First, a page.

Police told a family it would take a week before they'd hear from a detective about their missing dog, Chazz.
The Gubernicks knew they couldn't wait, so they took matters into their own hands by using their computers and cell phones.
Audrey Gubernick did what any 16-year old would do: she scoured social media for clues.
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"If you have something new ... a new toy, a new dog ... you probably put it on your [Snapchat] story cause you're excited," Audrey Gubernick said.
There it was, on Snapchat. She asked to follow someone posting pictures of Chazz in a car, on a boy's lap and just playing around.
Her mother went old school, posting flyers and asking neighborhood kids if they'd seen the dog.
"The kids then took it upon themselves to say, 'Well, I'm going to send this in a group text,'" mother Deborah Gubernick said.
She was also armed with a neighbor's surveillance video showing a trio of teens leaning into her front yard and stealing the 6-year-old silky terrier Monday afternoon.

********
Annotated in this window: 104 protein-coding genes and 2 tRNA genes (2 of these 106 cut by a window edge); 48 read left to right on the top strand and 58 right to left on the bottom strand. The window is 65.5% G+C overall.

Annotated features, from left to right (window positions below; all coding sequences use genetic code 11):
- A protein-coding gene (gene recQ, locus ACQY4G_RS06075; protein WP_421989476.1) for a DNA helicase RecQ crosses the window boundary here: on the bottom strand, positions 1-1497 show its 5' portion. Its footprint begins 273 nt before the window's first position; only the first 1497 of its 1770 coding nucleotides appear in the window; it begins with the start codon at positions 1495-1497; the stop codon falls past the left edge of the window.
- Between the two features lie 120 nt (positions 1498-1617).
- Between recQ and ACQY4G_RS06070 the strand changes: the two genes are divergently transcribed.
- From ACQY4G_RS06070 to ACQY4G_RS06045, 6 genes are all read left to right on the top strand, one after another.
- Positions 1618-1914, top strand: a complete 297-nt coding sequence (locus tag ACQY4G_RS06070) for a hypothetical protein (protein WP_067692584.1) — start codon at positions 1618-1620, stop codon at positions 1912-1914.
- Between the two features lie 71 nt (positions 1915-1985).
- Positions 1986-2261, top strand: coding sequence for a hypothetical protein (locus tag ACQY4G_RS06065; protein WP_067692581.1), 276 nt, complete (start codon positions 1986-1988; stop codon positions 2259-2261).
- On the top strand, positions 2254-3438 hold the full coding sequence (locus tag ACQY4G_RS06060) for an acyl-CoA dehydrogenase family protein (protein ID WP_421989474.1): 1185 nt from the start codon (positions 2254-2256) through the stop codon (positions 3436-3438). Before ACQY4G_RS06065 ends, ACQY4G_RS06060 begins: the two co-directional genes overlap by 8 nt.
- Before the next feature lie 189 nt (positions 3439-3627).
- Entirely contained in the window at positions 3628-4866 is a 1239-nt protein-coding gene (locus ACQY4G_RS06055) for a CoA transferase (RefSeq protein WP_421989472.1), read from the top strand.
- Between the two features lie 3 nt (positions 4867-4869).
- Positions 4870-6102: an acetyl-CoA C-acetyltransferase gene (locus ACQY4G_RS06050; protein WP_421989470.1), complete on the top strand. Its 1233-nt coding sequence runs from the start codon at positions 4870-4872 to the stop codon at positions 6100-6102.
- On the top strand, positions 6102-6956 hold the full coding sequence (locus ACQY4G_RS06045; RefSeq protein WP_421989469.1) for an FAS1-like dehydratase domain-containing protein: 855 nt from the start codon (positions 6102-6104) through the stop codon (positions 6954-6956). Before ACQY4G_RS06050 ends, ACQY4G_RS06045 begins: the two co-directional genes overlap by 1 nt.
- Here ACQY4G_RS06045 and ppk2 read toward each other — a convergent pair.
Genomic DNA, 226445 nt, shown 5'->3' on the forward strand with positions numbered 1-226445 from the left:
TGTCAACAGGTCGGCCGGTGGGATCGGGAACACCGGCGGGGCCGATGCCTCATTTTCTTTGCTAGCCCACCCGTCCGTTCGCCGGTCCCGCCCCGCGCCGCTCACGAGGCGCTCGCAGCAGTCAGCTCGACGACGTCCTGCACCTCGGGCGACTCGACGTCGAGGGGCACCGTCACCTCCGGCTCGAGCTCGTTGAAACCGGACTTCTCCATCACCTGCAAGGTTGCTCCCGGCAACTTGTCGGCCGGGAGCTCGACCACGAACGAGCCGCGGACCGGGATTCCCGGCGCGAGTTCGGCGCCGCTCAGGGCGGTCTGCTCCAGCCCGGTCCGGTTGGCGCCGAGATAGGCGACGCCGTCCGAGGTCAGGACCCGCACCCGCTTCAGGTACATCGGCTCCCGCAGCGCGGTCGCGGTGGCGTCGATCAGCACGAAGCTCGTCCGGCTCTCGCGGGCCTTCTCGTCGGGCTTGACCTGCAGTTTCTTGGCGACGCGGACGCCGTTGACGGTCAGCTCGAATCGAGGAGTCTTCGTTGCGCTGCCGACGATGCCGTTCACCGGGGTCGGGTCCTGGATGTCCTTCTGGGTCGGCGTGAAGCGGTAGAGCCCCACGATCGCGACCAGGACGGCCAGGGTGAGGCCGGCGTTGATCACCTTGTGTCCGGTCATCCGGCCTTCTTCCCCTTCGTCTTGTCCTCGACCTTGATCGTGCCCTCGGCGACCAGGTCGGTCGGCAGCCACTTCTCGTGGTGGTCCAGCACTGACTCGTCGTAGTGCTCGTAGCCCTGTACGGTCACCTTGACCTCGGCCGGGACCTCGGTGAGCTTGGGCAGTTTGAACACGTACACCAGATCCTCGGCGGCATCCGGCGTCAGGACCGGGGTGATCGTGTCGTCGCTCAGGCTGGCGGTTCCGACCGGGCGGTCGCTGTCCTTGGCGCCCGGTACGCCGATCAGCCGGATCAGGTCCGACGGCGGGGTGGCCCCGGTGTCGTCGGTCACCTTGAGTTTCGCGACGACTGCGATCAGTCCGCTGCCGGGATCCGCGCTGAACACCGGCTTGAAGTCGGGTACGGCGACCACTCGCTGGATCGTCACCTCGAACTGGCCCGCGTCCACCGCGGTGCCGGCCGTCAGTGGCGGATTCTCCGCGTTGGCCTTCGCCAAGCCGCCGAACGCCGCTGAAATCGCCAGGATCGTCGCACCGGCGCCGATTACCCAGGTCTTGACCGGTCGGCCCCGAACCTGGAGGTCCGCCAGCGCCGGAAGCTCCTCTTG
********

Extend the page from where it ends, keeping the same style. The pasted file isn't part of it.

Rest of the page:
She posted the video on Facebook, changed her settings from private to public and added a few hashtags.
And just like that, the post went viral.
"I used to view social media as a very negative thing, and this is one way social media can bring people together," Deborah Gubernick said.
It's happening in other apps as well. The same day Chazz went missing, Nextdoor.com started a pet registry. Neighbors can now keep a virtual eye on other neighbors' pets.
Together mother and daughter linked the Snapchat handle to a real name and police moved in and recovered the dog.
But even after they were caught, the teens sent one more Instagram post which said, "Best of times...Bro."
Audrey knew if she took a screenshot of the Snapchat photo the suspect would know, so she asked a friend to take a picture of her phone.
Police plan to file a report with the district attorney.